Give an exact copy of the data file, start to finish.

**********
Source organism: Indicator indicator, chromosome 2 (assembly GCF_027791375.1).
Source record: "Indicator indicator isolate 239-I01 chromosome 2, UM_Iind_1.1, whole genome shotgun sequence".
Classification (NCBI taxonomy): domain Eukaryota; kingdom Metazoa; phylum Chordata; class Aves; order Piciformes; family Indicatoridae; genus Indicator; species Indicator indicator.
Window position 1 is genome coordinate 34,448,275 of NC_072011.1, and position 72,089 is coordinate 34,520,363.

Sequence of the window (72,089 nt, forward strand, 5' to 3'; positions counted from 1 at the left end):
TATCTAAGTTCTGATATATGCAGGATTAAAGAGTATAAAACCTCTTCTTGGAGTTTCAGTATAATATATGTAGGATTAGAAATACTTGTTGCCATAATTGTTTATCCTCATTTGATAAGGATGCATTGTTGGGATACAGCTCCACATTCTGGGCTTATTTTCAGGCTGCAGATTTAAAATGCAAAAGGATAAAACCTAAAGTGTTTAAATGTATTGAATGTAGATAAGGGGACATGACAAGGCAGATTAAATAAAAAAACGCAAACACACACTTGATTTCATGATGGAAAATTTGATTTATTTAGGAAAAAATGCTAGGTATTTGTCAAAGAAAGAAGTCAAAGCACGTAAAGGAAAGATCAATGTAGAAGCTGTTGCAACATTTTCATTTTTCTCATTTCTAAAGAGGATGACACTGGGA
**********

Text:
Source organism: Indicator indicator, chromosome 2 (assembly GCF_027791375.1).
Source record: "Indicator indicator isolate 239-I01 chromosome 2, UM_Iind_1.1, whole genome shotgun sequence".
Classification (NCBI taxonomy): domain Eukaryota; kingdom Metazoa; phylum Chordata; class Aves; order Piciformes; family Indicatoridae; genus Indicator; species Indicator indicator.
Window position 1 is genome coordinate 34,448,275 of NC_072011.1, and position 72,089 is coordinate 34,520,363.

Sequence of the window (72,089 nt, forward strand, 5' to 3'; positions counted from 1 at the left end):
TATCTAAGTTCTGATATATGCAGGATTAAAGAGTATAAAACCTCTTCTTGGAGTTTCAGTATAATATATGTAGGATTAGAAATACTTGTTGCCATAATTGTTTATCCTCATTTGATAAGGATGCATTGTTGGGATACAGCTCCACATTCTGGGCTTATTTTCAGGCTGCAGATTTAAAATGCAAAAGGATAAAACCTAAAGTGTTTAAATGTATTGAATGTAGATAAGGGGACATGACAAGGCAGATTAAATAAAAAAACGCAAACACACACTTGATTTCATGATGGAAAATTTGATTTATTTAGGAAAAAATGCTAGGTATTTGTCAAAGAAAGAAGTCAAAGCACGTAAAGGAAAGATCAATGTAGAAGCTGTTGCAACATTTTCATTTTTCTCATTTCTAAAGAGGATGACACTGGGA